There are times to suspend analysis and just listen to markets.
Have to be careful even with that. First, pick the right markets. The stock market is not worth the trouble, thousands of different stocks at once sounding like a symphony performed by fifth-graders.
Pick bullet markets: The 10-year U.S. T-note has one issuer and is the most creditworthy and widely traded IOU on the planet. And oil.
The second caution: Doonesbury’s Zonker Harris speaks to his flowers and they reply. He’s stoned, but even if you’re not, be careful to listen to markets and not your own echo.
Tuesday’s CPI jumped in an unpleasant surprise: 0.4 percent overall and 0.3 percent “core.” The 10-year T-note yield rose instantaneously — not far, just from 2.59 percent to 2.65 percent, but that 2.65 percent is one foot over the threshold toward a significant run upward. From January to May the 10-year traded 2.6 percent-2.8 percent, and in late May broke down to 2.45 percent, but a week later was back above 2.6 percent.
The Fed met the day after CPI, the 10-year poised to jump. The Fed’s statement and press conference could not have been more dovish. Back down to 2.57 percent by Thursday morning, safely below 2.6 percent. For an hour. Then back up to the edge.
The bond market could not be more clear. No matter what the Fed intends — stay at zero percent until doomsday — if inflation is crawling out of the box then yields are going higher.
Given stagnant wages, it is hard to see how inflation can rise, but it can. Perhaps 40 percent of U.S. households are doing well (IT-skilled, marketable educations, careers in health care or education, plugged into the global economy). Their rising purchasing power can raise general prices for a time.
The other 60 percent of households lose “real” purchasing power, and will substitute cheaper products, but it can take a long time for statisticians to adjust the aggregate U.S. shopping basket.
Brace yourselves for more election-year “inequality” from the Left, cruelly disinterested in helping weaker households to compete in a global economy, instead focused on demonizing the successful to justify raising their taxes.
Oil is a less tidy chart. It began a sustained rise from $95 a barrel in February, now $107 and certainly feeding into inflation fears. Natural gas rose at the same time from $4, but has been relatively steady since at $4.75. The two markets interact, for the next several years not in short supply, but oil is “geopolitically sensitive.”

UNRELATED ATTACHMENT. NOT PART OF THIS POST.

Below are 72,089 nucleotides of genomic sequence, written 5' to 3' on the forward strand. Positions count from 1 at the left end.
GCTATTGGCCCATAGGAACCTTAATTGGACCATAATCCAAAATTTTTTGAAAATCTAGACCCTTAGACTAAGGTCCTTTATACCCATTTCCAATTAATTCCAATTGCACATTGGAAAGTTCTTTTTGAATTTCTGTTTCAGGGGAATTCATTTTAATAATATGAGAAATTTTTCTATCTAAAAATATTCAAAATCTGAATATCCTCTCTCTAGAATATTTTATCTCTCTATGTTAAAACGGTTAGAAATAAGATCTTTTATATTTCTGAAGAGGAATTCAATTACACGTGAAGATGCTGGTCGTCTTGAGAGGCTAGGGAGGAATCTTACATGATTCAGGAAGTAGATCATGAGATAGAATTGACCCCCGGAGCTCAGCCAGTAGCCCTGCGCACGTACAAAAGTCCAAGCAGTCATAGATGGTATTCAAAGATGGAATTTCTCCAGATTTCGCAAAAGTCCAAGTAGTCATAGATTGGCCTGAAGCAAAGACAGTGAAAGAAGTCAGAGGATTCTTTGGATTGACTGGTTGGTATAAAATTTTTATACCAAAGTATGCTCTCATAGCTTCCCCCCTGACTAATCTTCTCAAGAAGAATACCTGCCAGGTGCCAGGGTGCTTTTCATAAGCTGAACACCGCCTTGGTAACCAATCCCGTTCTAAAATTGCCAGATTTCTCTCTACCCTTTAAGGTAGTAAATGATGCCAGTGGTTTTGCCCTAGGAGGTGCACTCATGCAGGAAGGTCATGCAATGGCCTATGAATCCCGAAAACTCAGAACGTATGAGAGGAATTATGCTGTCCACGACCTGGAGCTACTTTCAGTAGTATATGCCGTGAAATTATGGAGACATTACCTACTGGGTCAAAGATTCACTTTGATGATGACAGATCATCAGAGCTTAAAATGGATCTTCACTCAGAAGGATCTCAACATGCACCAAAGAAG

I risk Zonkerism, but oil is telling me that sequential instability in Syria, Ukraine and Iraq is the cause of the move. Add Czar Vladimir, who goes to sleep and wakes each day hoping that Middle Eastern instability gives him higher prices, and much more important, power. He will make all the mischief he can.
The U.S. is late to begin a strategic withdrawal from positions taken after World War II when our power was infinite. Especially in the Middle East, we have held the lid so tight that pressure has grown instead of gradually releasing and cooking and releasing.
Since 1950 the U.S. population has a little more than doubled, to 330 million. During that period, Iraq has grown from 5 million to 33 million, Saudi Arabia from 3.8 million to 27 million, Syria from 3.5 million to 22 million, Iran from 16 million to 81 million, and Egypt from 21 million to 88 million. Each is overweighted to men because of female infanticide.
Immense growth in numbers, some nations now inconceivably wealthy, most still poor, but all share primitive social capital.
Great powers seldom, if ever, begin strategic withdrawal in time, before the fatal hollowing out from overextension (see Kennedy 1989 “Rise and Fall of The Great Powers”).
We can hope to be the exception because we have never aspired to empire, just stability. The big risk alongside “too late” is that one or more adversaries will underestimate our power and fortitude as we pull back, and try to take advantage.
As now. There is no rulebook for President Obama or his successors. Strategic defense while maintaining tactical offense is an art form, and markets are unforgiving judges.
Lou Barnes is a mortgage broker based in Boulder, Colo. He can be reached at firstname.lastname@example.org.